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Though Black fashion designers have consistently pushed the industry’s barriers, expanding sartorial paradigms through diverse and critically engaged practices, Patrick Kelly was undoubtedly a true pioneer. His confident and vivid creations stood out on the streets, in nightclubs, and particularly on the runways of the 1980s. His uninhibited vision resulted in Kelly becoming the first American and first Black designer to be voted into the Chambre Syndicale du Prêt-à-Porter des Couturiers et des Créateurs de Mode, a prestigious and notoriously elitist French association for ready-to-wear designers. Perhaps most remarkably, Kelly earned such accolades while being, and remaining, one of the few fashion designers who directly broached controversial issues pertaining to race in his work.

Patrick Kelly photographed by Oliviero Toscani. Photo: Pinterest

Kelly was born and raised in Mississippi by his mother and his grandmother, who helped foster and nurture his love of fashion, introducing him at an early age to fashion magazines. He credited his signature use of playful buttons as a reference to the mismatched buttons his grandmother used to mend his family’s clothing. After studying Art and African American History at Jackson State University for two years, Kelly moved to Atlanta in 1974. While there, he volunteered to design window displays for an Yves Saint Laurent Rive Gauche boutique and went on to set-up his own vintage store. In 1979, he moved to New York to enrol at the Parsons School of Design but became frustrated by the lack of support from the industry and boldly relocated to Paris later that year to pursue a career as a designer.

Patrick Kelly Spring/Summer 1988 collection photographed by Oliviero Toscani. Photo: The Philadelphia Museum of Art

Kelly’s early signature creations, body-conscious dresses with colourful buttons, attracted the attention of French Elle, which featured the designer’s first commercial collection in February 1985. This coverage quickly gained him a following, and crucially financial backing to expand his brand. His aesthetic developed out of his African American and Southern roots and knowledge of fashion and art history, as well as from the club and gay cultural scenes in New York and Paris. Kelly’s work pushed racial and cultural boundaries with Aunt Jemima bandana dresses, and his ubiquitous Black baby-doll brooches. His playful looks were inspired by his muse, Josephine Baker, and admiration for couturiers Coco Chanel, Elsa Schiaparelli, and Yves Saint Laurent, among others.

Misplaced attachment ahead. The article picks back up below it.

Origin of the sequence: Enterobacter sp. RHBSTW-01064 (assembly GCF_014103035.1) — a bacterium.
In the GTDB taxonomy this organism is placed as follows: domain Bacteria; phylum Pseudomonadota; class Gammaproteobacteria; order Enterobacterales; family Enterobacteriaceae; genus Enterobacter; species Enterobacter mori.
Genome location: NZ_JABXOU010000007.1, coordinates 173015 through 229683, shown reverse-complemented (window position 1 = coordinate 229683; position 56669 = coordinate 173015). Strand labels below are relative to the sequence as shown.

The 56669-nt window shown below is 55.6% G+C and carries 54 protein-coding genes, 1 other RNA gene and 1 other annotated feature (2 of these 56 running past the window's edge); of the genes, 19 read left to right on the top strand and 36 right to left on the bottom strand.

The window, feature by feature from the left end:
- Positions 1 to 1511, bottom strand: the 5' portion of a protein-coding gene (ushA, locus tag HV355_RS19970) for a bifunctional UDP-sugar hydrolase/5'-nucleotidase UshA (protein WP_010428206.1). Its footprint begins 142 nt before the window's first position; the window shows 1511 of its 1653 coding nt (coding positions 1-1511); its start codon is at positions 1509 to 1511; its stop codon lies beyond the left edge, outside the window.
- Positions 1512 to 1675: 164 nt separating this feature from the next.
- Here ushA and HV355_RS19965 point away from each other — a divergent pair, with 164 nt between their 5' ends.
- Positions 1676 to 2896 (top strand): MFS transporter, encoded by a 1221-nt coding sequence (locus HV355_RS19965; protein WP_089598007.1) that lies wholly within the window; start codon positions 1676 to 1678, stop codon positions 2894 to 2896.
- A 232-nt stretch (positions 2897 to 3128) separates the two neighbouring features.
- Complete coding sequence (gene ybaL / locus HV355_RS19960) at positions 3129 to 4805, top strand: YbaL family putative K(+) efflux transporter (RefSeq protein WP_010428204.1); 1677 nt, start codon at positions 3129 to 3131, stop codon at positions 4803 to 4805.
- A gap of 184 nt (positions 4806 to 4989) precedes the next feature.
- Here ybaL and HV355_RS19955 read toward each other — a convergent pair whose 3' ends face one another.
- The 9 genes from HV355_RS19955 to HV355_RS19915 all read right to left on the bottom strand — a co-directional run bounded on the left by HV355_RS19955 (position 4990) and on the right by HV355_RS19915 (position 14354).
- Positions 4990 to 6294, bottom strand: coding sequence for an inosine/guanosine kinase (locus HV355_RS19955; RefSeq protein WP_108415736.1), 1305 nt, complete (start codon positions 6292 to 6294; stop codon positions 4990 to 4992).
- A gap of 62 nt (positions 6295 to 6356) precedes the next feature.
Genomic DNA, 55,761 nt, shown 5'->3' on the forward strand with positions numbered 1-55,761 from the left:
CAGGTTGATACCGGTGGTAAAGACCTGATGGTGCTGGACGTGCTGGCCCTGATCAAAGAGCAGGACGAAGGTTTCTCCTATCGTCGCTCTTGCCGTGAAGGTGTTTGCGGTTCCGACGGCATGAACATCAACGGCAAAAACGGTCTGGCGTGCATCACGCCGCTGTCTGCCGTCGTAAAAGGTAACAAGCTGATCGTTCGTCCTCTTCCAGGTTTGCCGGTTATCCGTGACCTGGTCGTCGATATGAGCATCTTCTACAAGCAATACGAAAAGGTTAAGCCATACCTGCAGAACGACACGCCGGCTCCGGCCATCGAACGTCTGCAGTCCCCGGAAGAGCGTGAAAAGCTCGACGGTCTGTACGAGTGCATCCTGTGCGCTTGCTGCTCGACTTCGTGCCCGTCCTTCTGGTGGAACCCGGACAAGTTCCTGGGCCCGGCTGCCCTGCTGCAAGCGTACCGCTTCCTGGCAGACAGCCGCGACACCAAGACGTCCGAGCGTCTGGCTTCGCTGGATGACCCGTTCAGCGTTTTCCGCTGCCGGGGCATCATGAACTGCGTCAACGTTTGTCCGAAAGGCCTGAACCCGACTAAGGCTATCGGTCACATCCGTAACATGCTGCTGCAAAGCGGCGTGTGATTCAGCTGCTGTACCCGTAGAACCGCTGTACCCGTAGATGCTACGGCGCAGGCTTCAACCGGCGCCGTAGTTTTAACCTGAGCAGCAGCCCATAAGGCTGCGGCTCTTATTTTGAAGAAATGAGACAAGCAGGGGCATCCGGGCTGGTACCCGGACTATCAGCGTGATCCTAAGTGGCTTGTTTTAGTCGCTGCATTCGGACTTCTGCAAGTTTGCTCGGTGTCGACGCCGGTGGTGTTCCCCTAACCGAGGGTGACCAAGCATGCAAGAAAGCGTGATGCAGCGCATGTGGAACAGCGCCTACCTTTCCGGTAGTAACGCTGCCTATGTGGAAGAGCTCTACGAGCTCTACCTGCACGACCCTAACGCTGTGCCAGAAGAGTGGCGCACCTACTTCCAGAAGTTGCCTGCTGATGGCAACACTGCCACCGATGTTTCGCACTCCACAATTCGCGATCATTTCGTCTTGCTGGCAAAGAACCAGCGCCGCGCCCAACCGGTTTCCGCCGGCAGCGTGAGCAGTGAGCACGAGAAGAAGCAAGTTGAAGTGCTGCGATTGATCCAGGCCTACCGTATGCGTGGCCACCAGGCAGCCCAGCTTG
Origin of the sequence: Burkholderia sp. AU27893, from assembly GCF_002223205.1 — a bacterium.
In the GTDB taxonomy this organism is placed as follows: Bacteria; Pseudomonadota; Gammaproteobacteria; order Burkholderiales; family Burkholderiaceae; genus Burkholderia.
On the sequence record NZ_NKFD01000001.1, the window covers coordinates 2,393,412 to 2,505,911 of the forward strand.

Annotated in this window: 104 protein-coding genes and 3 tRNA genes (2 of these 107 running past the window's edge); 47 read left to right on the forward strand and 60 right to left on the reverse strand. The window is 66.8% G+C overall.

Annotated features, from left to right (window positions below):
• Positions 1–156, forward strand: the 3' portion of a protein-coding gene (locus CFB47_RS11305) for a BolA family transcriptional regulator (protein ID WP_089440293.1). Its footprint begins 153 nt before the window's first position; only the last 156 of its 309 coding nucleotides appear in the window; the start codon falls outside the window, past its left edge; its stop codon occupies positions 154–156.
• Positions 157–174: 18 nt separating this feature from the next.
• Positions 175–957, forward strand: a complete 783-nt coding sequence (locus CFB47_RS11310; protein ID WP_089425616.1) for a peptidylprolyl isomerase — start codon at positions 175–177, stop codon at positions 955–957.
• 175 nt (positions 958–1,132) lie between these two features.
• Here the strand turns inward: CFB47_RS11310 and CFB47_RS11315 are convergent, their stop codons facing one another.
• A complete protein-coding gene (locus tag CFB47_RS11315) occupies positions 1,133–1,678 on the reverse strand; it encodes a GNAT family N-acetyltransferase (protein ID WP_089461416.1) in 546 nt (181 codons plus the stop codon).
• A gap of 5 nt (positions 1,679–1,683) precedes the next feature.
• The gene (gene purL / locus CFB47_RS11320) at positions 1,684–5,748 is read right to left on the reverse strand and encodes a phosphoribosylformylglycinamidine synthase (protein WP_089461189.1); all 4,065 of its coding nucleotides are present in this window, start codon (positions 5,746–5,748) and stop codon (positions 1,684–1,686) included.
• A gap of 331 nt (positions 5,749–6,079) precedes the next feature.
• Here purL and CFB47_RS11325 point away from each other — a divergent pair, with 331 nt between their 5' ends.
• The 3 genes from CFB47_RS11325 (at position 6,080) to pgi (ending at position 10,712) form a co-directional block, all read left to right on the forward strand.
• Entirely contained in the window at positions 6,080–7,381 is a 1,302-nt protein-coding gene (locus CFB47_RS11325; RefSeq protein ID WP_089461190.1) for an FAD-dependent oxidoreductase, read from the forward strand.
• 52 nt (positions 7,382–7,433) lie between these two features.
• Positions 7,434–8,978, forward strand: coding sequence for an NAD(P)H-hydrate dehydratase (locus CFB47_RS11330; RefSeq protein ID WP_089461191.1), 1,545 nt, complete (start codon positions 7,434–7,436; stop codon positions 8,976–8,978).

Grace Jones walking in Patrick Kelly’s Spring/Summer 1989 show in Paris. Photo: Pierre Vauthey

Kelly’s interest in confronting racist iconography, specifically of the American South, was prevalent throughout his lifetime. The designer incorporated images of the golliwog, a fictional Black character that emerged in children’s literature near the turn of the century and remained a part of popular culture until the 1970s, into his collections. Kelly’s adaptation of this symbol would prove extremely controversial in the United States, as the golliwog was, and still is, widely known to be a symbol of racism. For Kelly, there was power in wresting these images to tell his own story of being Black in the world. The designer’s approach in a sense aligns with the artistic practices of several eminent post-Civil Rights Movement Black American artists and collectors, such as Nick Cave, Robert Colesott, Ramekon O’Arwister, Betye Saar, Kara Walker, and Fred Wilson.

Patrick Kelly at the Patrick Kelly Spring/Summer 1989 show in Paris. Photo: PL Gould

Each of Kelly’s shows began with a prayer backstage, followed by a ritual spray-painting of a heart onto the runway, and culminating in riotous celebration. Pat Cleveland famously modelled a Josephine Baker-inspired ensemble in the finale of his 1986 fall collection. Kelly enjoyed being a visible part of his campaigns, appearing in several print advertisements over the years. “I want my clothes to make you smile,” Kelly once said. After producing ten riveting collections, including a successful collaboration with Benetton, the designer tragically passed away in 1990 at the age of thirty-five due to complications from AIDS. He is buried in the Père Lachaise Cemetery in Paris, where his epitaph states, “Nothing Is Impossible.” Kelly forged a powerful legacy, paving the way for innumerable designers today while championing an unafraid dialogue around race through fashion.  



Feature image: Patrick Kelly Spring/Summer 1989 collection photographed by Oliviero Toscani. Photo: The Estate of Patrick Kelly

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